Midland Pioneers Shared Servicing for Commercial Portfolios
Midland Loan Services, based here, is at the forefront of a subservicing niche that it is labeling "shared servicing."
Stacey Berger, executive vice president of the Overland Park, Kan.-based company, recounted that Midland identified this niche as a possible area for growth back in 1998.
At that time, Midland saw that life insurance companies and portfolio lenders presented opportunities for Midland to expand its servicing business. Life insurance companies were seeing their business altered because of the growth of the CMBS market, as well as through the "demutualization" of these companies.
Midland realized that while it was essential for these companies to maintain their relationships with borrowers, in the case of their portfolio loans, there were also opportunities for them to outsource the servicing of their loan portfolios.
Mr. Berger noted, "We concluded that there was an opportunity to deconstruct the (servicing) process."
This would be done by disseminating the various aspects of the servicing functions between the different parties involved, with the Internet serving as a facilitator.
Thus, in a shared servicing situation, the lender performs certain functions, while Midland performs certain other functions, in real time. For instance, clients have the option of outsourcing processing and administrative activities, while retaining their customer relationships and asset management activities.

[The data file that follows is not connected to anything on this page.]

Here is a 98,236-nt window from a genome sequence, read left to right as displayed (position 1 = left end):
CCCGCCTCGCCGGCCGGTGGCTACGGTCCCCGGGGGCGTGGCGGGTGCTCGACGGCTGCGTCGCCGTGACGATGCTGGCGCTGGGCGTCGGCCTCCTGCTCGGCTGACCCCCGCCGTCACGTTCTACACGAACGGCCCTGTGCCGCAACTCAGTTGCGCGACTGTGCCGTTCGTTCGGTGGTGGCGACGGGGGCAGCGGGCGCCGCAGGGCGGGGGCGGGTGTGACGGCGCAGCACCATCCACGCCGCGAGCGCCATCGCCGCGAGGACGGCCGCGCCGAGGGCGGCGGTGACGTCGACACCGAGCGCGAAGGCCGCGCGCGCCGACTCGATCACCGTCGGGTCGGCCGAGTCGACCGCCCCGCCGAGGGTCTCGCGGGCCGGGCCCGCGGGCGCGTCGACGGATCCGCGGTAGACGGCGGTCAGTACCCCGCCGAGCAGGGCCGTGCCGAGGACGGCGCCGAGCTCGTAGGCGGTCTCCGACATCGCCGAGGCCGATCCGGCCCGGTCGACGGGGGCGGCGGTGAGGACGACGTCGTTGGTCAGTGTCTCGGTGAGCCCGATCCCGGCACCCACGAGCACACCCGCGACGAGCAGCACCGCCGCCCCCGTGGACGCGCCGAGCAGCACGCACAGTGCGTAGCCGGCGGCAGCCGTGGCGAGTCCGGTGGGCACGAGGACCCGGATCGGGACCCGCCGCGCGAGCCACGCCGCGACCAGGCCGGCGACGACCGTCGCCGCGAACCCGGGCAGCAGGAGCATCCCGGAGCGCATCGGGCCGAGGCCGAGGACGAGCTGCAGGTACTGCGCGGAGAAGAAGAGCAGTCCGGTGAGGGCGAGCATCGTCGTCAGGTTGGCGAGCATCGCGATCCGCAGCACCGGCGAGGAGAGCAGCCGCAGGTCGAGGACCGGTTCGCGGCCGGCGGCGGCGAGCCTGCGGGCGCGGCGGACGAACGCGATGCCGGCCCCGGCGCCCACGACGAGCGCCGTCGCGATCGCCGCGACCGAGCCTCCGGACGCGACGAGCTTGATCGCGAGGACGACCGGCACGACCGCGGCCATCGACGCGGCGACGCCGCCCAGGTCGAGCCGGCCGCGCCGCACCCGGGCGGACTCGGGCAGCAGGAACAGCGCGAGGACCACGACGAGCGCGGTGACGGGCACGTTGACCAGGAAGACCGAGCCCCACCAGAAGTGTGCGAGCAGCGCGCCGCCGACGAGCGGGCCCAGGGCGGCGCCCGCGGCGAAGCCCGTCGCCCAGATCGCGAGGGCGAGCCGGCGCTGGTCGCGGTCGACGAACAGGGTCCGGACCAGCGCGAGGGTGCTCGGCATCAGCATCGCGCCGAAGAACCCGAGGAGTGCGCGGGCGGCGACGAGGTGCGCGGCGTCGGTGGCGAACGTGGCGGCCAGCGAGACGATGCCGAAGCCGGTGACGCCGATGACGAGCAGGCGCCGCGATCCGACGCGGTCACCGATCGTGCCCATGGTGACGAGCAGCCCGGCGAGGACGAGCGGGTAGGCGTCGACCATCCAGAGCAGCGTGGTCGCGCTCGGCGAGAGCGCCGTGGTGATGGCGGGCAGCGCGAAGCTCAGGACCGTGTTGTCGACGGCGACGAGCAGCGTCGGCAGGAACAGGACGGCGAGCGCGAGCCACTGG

Mr. Berger said, "We give them a menu, they pick activities they want to be responsible for."
Usually, Midland finds, clients want to retain the "high touch" activities.
Clients can outsource on a "private label basis" so that the borrower involved doesn't even know that Midland is involved in any way with the servicing, Mr. Berger said.
By outsourcing servicing functions, clients benefit by not having to invest in technology.
Clients also derive an additional benefit from outsourcing of servicing functions, through the elimination of servicing-related employment, according to Mr. Berger.
Currently, Midland's shared servicing portfolio stands at $11 billion.
Mr. Berger believes that the key to Midland's success in this niche is its technology.
Midland's acquisition of Univest Financial, a Little Rock, Ark.-based company, in 2000 facilitated their growth in the shared servicing arena by giving them a technology platform for the service.
While other companies might be interested in this "shared servicing" niche, the challenge for them is that they, with the exception of GMACCM, do not control the necessary technology, Mr. Berger believes.
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